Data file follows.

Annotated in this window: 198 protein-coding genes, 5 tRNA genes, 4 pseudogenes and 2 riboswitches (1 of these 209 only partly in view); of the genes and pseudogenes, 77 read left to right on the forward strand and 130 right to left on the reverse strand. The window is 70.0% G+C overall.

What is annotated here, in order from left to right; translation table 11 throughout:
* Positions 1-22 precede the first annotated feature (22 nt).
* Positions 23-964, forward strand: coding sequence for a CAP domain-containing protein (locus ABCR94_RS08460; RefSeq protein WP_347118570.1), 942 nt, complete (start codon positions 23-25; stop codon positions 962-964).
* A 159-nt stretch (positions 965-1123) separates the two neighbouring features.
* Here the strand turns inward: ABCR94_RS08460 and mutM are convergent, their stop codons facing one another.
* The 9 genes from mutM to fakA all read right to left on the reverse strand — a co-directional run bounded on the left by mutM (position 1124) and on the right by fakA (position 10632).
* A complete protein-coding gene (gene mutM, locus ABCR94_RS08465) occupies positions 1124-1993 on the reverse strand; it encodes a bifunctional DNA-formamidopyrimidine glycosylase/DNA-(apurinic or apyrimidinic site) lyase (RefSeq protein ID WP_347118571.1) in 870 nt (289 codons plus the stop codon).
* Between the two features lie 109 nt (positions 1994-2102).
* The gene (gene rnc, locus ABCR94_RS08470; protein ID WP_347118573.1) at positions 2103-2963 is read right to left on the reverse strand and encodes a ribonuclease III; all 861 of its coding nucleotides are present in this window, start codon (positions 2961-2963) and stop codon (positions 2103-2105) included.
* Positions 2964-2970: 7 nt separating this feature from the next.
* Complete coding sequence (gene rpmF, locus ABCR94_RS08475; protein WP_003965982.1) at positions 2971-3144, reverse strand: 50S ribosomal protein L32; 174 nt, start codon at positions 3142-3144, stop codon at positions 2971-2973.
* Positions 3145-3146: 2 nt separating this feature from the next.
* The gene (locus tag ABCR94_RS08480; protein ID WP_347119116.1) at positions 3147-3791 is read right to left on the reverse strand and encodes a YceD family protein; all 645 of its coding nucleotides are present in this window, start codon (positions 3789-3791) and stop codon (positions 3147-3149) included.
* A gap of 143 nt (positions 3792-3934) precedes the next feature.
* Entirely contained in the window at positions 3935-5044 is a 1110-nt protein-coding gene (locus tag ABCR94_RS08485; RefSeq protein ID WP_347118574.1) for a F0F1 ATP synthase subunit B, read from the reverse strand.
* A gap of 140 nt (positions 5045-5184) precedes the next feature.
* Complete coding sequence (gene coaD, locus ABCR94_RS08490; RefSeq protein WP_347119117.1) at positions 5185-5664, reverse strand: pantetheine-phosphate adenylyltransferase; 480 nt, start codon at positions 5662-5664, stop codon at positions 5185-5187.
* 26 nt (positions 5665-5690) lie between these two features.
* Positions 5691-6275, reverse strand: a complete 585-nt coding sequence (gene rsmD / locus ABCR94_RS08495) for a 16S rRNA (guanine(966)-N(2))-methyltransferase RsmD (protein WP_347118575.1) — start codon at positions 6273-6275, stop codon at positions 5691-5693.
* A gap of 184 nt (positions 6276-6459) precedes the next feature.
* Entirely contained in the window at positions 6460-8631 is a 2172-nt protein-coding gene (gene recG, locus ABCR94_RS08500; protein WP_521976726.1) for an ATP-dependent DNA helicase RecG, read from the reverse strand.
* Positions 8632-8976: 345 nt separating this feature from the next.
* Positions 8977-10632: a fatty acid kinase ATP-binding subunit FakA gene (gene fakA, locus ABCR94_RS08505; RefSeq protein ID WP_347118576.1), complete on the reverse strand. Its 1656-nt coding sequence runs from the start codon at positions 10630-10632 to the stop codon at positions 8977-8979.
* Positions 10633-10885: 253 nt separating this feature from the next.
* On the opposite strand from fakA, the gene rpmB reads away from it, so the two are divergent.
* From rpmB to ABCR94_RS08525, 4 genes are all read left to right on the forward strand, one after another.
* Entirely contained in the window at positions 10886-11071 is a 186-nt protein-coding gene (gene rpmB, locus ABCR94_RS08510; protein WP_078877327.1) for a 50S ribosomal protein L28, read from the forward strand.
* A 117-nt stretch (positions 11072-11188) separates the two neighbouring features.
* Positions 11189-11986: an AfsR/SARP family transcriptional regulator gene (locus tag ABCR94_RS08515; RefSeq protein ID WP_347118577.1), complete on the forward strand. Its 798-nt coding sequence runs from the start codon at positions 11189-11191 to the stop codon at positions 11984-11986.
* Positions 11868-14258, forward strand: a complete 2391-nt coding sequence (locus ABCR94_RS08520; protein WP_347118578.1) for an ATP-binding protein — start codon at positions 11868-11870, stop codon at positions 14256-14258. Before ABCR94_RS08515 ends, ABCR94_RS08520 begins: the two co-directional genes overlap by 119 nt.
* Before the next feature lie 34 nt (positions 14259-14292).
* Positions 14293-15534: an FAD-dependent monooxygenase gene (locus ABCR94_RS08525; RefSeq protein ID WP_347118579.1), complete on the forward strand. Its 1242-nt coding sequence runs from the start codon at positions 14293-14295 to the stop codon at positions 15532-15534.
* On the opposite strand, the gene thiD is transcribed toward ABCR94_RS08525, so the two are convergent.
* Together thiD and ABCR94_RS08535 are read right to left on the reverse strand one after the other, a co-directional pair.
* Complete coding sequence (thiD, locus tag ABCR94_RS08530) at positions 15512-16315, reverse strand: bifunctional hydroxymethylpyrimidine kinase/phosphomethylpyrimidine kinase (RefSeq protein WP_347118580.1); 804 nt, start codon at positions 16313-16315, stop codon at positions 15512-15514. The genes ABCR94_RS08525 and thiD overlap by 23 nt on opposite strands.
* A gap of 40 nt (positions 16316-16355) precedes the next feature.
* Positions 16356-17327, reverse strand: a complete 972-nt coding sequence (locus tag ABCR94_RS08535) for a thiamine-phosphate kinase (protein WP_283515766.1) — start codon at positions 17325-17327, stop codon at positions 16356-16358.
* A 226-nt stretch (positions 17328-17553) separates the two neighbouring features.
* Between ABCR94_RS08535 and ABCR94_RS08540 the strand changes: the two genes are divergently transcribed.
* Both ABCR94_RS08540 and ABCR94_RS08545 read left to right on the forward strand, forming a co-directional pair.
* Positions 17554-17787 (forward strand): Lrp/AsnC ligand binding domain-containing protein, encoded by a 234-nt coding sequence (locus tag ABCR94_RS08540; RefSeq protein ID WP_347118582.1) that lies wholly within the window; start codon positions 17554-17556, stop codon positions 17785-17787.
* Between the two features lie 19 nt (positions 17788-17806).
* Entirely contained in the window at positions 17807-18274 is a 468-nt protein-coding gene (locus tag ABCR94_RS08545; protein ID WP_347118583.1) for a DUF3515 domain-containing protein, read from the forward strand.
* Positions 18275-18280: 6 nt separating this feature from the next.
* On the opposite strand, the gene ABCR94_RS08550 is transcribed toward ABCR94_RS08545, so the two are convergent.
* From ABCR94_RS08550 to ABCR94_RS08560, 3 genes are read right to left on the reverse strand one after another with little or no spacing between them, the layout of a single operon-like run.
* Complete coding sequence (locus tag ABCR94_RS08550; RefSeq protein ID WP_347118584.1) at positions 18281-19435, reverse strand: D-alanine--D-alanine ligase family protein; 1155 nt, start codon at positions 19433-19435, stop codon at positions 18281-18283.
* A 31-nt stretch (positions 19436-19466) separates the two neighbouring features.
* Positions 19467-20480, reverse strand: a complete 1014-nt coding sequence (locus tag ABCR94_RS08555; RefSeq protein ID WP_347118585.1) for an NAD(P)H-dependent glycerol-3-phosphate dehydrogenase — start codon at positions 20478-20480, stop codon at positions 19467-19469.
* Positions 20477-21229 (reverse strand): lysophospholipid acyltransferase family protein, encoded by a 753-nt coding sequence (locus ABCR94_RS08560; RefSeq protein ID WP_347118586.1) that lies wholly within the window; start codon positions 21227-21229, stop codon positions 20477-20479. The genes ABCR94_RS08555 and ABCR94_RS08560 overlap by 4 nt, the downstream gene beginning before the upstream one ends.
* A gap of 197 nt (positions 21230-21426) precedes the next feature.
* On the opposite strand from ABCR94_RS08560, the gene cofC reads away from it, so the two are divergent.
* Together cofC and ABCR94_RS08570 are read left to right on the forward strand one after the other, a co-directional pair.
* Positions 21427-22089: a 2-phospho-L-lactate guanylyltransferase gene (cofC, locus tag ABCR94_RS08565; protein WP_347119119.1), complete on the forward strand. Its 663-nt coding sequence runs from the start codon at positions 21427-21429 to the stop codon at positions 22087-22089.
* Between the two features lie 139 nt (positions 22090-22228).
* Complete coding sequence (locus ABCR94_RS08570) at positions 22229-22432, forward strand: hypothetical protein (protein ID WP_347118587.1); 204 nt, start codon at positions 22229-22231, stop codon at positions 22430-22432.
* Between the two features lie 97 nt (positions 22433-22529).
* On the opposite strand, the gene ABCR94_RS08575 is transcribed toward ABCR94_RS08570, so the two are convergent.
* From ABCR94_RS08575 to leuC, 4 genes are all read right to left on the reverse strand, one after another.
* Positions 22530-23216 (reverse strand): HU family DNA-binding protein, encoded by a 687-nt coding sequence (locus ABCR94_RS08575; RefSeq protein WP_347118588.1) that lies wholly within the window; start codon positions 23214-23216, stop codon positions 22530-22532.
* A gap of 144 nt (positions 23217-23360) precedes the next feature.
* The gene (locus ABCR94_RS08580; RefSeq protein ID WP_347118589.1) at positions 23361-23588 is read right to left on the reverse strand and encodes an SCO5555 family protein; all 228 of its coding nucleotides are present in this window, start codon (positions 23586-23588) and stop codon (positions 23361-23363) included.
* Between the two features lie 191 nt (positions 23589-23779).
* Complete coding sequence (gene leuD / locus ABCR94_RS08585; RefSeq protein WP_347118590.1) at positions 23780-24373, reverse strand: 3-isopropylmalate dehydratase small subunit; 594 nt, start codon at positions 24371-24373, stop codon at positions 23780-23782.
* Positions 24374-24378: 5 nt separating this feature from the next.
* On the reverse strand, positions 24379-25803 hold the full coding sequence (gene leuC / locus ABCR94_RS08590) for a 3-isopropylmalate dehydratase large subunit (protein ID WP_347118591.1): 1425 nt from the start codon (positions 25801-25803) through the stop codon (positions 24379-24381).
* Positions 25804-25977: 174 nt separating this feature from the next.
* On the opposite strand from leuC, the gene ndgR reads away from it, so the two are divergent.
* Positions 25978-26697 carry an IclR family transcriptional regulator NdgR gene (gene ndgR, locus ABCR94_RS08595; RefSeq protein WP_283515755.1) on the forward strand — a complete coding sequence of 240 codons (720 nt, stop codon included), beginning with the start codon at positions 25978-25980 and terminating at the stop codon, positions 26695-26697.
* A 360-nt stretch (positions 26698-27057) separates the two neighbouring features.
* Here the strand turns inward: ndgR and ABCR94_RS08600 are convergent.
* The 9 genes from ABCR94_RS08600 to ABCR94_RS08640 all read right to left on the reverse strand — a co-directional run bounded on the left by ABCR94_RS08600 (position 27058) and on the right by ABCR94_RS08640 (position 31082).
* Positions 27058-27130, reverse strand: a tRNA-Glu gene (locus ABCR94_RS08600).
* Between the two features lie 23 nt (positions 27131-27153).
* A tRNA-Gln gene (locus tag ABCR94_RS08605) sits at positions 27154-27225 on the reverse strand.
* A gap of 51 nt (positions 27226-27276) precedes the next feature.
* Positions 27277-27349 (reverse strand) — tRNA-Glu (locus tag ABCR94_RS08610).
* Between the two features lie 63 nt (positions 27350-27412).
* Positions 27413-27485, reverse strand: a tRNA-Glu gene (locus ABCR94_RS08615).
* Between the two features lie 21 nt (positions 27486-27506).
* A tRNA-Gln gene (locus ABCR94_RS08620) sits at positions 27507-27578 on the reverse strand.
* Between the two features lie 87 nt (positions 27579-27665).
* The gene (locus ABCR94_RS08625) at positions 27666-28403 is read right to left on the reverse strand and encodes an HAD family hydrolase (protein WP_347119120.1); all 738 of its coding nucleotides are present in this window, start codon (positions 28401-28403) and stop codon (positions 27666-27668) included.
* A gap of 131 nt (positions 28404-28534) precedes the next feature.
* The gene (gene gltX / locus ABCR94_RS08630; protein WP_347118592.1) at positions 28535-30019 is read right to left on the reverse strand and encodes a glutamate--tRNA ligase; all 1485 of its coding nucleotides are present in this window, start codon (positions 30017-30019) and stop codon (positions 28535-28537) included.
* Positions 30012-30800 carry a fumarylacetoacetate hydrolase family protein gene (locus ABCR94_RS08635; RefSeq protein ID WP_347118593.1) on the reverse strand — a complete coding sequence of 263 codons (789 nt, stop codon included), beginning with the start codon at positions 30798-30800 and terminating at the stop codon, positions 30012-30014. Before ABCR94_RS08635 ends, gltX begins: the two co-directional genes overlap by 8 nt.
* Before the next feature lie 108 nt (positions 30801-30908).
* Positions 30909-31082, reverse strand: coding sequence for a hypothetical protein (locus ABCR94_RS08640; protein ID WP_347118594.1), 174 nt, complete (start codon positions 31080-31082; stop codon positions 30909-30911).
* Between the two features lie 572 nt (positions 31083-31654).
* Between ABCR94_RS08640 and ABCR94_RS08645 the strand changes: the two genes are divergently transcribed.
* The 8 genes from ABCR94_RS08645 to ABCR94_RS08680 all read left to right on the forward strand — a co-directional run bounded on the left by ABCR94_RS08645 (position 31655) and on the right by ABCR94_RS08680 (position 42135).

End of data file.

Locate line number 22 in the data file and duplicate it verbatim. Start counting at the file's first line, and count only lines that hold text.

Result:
* Entirely contained in the window at positions 6460-8631 is a 2172-nt protein-coding gene (gene recG, locus ABCR94_RS08500; protein WP_521976726.1) for an ATP-dependent DNA helicase RecG, read from the reverse strand.